One Response

  1. G. Gordon
    G. Gordon July 20, 2015 at 18:45 | | Reply

    Great article. I wish I had found this site long before now (july 20, 2015). After looking around at the quality of other articles here, I am now a regular for sure.

    I hope the reviewing committee will take into consideration the following as “third-party” branding of WordPress doesn’t seem like it follows the intent of the WordPress ORG.

    I am not “for or against” the absorption by one company of many companies. It’s a normal course of economics for centuries. Many of the “for/against” “discussions” are subjective and from a single point of view. Which again is normal, as not everybody can know everything about everything. This is why articles and blogs like this are so important. It’s a part of the overall fabric of business, including the internet.

    With that said, my comments are solely from the stand point of a guy that has a dozen or so websites spread out with an assortment of hosting companies. This happened over a period of time with no real intent or reason other than this is where the sites were hosted when friends asked me to help with their sites. Each hosting company had its seemingly good and bad points but just from my point of view. Many folks found their experiences to be almost the opposite as mine. So we just work through the challenges and differences.

    Until the last year or so. Personally, I had a few websites on Bluehost for a half dozen years or so and quite content with goods and services. In a very broad sense, arguably, hosting is hosting. What, for me, it’s the quality of the helpdesk. This is extremely important to me for a couple of reasons. Long after the cheap prices, special deals, hype, sooner or later you have to come to terms with a challenge and rely on a helpdesk/support department . The importance of a quality helpdesk is..

    1-No matter what we do on the internet, it is still and should remain people dealing with people. My time, their people skills and technology skills. There is enough examples of folks forgetting this – enough said.

    2-For personal reasons, I search out companies that have phone support. The arguments regarding US/state-side or off-shore support is secondary for me. Mine is only physical. Some very damaging auto accidents makes phone support all but mandatory for me as chat/email/ticket support is damn painful and I prefer to use my energies for other activities.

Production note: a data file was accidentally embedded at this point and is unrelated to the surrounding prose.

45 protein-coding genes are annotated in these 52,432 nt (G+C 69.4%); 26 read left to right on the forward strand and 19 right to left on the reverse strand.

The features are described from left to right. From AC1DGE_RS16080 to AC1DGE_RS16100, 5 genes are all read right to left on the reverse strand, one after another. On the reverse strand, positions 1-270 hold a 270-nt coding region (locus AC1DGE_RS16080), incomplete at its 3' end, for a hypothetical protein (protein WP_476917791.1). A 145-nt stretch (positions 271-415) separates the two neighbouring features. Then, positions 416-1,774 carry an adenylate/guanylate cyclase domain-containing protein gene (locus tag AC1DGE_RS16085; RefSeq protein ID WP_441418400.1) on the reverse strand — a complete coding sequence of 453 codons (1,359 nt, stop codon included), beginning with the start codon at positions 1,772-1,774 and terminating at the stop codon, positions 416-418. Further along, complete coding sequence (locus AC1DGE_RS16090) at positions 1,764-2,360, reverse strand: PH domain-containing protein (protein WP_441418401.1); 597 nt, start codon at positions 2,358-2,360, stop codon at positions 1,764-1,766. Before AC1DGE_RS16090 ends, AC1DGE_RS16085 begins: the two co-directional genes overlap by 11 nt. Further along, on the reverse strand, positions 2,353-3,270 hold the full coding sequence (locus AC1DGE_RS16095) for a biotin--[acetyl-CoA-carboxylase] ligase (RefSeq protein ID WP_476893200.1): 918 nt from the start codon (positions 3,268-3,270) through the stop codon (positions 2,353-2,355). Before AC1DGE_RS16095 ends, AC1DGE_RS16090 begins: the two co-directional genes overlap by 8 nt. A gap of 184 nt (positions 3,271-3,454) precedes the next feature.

For me and others with similar challenges, our choices of high quality phone support are sadly diminishing. Not that I would want to, but in some cases I would pay extra, just for phone service, but that’s for a different discussion.

    Back to Bluehost. For years I, either installed WordPress “by hand” or used their SimpleScripts. Then awhile back I noticed the switch from SimpleScripts to Moto. And my problems began. I did not realize it was due to a company buy-out.

    To Bluehost’s helpdesk credit, the people skills did not diminish but clear answers with rapid solutions started fading into the past. At first, there were guarded agreements to the statement that I was not the only one (customer or staff) that found unresolved difficulties with Moto. I do understand why even the guarded agreements have stopped.

    Unlike many, or possibly most users, I do not mind installing WordPress “by hand”. When I do, until lately it provided the most trouble-free installation of WordPress around Moto. If not installed using Moto, many new persons on the helpdesk seem to struggle with solutions. So I went back to using the Moto only to find that their version of WordPress is a hideously branded WordPress Dashboard with no way around it.

    I just realized by Bluehost/Moto doing this, I am very jealous of that Dashboard space and do not want to see anybody there I haven’t ordained or if found there, I should have the ability to remove them as easy as an unneeded widget. I have a few months left on this hosting year, enough time to (very, very sadly) move to a different hosting company.

    As for the other hosting companies I’m involved with, well, some got absorbed by EIG, others not. For the sake of “Full Disclosure” it wouldn’t hurt to have each one of the past and future buy-outs make a Home Page announcement regarding the change. What are they hiding? Maybe I should check my tech stock portfolio, see if I’m winning or losing there also. So, in the end, since EIG also owns Moto and since EIG is going to stick with it and “make” it work or at least force the use, I exit all hosting where EIG treads (not just Bluehost, Hostgator, Arvixe, but a few more). Since EIG doesn’t seem to be for Full Disclosure, I do hope you will help us keep an eye on the Internet.

    I’m in the process of re-evaluating GoDaddy for my WordPress hosting. After the changing of the guard there a few years ago, bringing the hosting from a preparatory interface to an industry standard, cPanel, and specifically offering WordPress hosting, brings a solid offering. I’m not against “big”, but various practices and bad support by any size company. All tech things being close to the same, their helpdesk is one of the best, and for me, even better- live phone support. Sounds like I’ve talked myself into GoDaddy. We’ll see. Wonder about their VPS’s? There is another topic for discussion.

    Thank you for allowing my point of view.

Leave a Reply